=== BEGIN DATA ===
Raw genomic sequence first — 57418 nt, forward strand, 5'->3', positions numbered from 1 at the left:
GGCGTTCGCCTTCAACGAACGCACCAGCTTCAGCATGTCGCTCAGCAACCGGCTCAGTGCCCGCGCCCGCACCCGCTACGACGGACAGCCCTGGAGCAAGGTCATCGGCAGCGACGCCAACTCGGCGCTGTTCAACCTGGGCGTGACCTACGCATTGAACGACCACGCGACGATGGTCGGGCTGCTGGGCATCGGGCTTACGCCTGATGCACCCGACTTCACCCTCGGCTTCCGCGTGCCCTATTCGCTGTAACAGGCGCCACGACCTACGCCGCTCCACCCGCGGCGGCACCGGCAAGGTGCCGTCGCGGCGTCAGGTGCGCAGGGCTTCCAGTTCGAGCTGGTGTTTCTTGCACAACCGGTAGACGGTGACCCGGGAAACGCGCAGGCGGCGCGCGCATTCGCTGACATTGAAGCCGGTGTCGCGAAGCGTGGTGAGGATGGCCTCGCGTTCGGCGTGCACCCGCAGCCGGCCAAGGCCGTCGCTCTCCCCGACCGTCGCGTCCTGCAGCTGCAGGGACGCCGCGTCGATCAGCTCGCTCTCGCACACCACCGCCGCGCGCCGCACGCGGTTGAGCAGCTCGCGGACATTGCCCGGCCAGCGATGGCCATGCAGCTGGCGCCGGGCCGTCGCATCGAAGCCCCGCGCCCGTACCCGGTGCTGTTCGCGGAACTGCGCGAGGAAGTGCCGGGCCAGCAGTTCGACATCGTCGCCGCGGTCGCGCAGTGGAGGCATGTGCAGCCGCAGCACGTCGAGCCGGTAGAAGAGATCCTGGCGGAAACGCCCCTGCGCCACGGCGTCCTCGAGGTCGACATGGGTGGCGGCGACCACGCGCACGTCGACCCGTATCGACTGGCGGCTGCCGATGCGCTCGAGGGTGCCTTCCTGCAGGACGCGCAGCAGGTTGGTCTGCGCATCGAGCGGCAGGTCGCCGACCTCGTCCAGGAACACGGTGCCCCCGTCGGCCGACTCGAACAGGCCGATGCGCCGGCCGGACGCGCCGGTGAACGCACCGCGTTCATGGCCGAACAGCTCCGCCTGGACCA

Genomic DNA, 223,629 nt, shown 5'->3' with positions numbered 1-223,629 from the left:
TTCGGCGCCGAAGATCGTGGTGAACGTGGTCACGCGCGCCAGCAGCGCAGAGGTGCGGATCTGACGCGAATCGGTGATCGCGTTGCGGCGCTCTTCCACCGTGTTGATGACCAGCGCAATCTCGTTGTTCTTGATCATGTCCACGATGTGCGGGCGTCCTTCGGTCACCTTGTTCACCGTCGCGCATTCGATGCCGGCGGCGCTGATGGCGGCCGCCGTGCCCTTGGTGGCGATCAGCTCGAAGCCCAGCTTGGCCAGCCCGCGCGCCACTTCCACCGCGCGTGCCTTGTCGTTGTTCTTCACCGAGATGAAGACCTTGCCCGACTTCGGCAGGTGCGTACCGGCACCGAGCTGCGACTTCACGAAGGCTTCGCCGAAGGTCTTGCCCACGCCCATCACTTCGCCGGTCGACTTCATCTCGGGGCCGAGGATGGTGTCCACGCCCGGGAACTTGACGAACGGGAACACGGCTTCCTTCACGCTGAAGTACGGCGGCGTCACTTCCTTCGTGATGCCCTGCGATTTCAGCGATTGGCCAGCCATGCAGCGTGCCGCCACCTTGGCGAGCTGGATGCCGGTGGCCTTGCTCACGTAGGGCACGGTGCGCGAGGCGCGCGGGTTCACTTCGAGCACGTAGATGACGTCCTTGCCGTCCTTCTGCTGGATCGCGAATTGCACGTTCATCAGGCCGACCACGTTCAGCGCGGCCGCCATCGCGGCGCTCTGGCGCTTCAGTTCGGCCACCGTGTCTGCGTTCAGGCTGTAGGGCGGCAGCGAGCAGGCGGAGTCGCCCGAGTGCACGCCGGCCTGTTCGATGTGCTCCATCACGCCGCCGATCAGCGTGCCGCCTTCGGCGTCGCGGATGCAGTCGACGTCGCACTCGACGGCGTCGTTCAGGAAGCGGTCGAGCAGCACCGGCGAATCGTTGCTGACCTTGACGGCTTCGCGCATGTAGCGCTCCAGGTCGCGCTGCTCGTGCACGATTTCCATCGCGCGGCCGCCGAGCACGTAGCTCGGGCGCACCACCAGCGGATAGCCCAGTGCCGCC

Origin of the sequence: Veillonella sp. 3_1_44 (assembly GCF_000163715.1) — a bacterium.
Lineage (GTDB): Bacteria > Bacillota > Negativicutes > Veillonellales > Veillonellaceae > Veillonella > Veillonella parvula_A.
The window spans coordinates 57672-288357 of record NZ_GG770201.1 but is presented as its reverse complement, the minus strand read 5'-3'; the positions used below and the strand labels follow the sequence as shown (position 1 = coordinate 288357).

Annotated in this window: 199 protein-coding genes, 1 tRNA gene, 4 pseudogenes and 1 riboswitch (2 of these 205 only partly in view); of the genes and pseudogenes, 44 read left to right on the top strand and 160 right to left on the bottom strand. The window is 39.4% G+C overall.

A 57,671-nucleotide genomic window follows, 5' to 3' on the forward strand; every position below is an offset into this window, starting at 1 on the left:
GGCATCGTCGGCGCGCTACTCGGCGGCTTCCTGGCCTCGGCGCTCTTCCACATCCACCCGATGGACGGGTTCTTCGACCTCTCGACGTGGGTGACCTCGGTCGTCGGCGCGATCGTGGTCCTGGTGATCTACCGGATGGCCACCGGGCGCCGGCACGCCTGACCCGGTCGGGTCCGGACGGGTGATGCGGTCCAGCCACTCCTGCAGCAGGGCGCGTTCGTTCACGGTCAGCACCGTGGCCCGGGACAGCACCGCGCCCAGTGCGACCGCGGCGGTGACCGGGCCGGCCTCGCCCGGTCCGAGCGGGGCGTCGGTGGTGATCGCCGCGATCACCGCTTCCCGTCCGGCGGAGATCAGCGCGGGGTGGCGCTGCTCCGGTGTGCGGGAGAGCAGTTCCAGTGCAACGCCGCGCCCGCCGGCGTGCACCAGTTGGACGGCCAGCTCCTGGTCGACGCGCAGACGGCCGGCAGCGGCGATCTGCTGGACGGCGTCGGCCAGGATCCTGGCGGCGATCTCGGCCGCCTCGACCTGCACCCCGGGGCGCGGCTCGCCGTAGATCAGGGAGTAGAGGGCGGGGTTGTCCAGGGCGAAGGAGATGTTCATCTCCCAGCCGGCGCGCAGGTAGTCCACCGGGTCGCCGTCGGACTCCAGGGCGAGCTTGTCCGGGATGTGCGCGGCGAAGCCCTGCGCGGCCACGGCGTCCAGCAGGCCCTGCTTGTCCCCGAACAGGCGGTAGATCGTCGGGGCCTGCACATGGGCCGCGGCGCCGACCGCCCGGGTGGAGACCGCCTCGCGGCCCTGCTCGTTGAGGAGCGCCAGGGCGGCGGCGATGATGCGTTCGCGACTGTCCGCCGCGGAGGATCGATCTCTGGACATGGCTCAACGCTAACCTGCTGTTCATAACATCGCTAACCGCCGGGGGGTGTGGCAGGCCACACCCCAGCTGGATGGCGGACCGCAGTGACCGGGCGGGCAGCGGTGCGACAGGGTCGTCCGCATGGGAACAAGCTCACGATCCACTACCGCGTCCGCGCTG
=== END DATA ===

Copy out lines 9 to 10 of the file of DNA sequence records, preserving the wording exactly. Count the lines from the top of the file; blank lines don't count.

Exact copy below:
A 57,671-nucleotide genomic window follows, 5' to 3' on the forward strand; every position below is an offset into this window, starting at 1 on the left:
GGCATCGTCGGCGCGCTACTCGGCGGCTTCCTGGCCTCGGCGCTCTTCCACATCCACCCGATGGACGGGTTCTTCGACCTCTCGACGTGGGTGACCTCGGTCGTCGGCGCGATCGTGGTCCTGGTGATCTACCGGATGGCCACCGGGCGCCGGCACGCCTGACCCGGTCGGGTCCGGACGGGTGATGCGGTCCAGCCACTCCTGCAGCAGGGCGCGTTCGTTCACGGTCAGCACCGTGGCCCGGGACAGCACCGCGCCCAGTGCGACCGCGGCGGTGACCGGGCCGGCCTCGCCCGGTCCGAGCGGGGCGTCGGTGGTGATCGCCGCGATCACCGCTTCCCGTCCGGCGGAGATCAGCGCGGGGTGGCGCTGCTCCGGTGTGCGGGAGAGCAGTTCCAGTGCAACGCCGCGCCCGCCGGCGTGCACCAGTTGGACGGCCAGCTCCTGGTCGACGCGCAGACGGCCGGCAGCGGCGATCTGCTGGACGGCGTCGGCCAGGATCCTGGCGGCGATCTCGGCCGCCTCGACCTGCACCCCGGGGCGCGGCTCGCCGTAGATCAGGGAGTAGAGGGCGGGGTTGTCCAGGGCGAAGGAGATGTTCATCTCCCAGCCGGCGCGCAGGTAGTCCACCGGGTCGCCGTCGGACTCCAGGGCGAGCTTGTCCGGGATGTGCGCGGCGAAGCCCTGCGCGGCCACGGCGTCCAGCAGGCCCTGCTTGTCCCCGAACAGGCGGTAGATCGTCGGGGCCTGCACATGGGCCGCGGCGCCGACCGCCCGGGTGGAGACCGCCTCGCGGCCCTGCTCGTTGAGGAGCGCCAGGGCGGCGGCGATGATGCGTTCGCGACTGTCCGCCGCGGAGGATCGATCTCTGGACATGGCTCAACGCTAACCTGCTGTTCATAACATCGCTAACCGCCGGGGGGTGTGGCAGGCCACACCCCAGCTGGATGGCGGACCGCAGTGACCGGGCGGGCAGCGGTGCGACAGGGTCGTCCGCATGGGAACAAGCTCACGATCCACTACCGCGTCCGCGCTG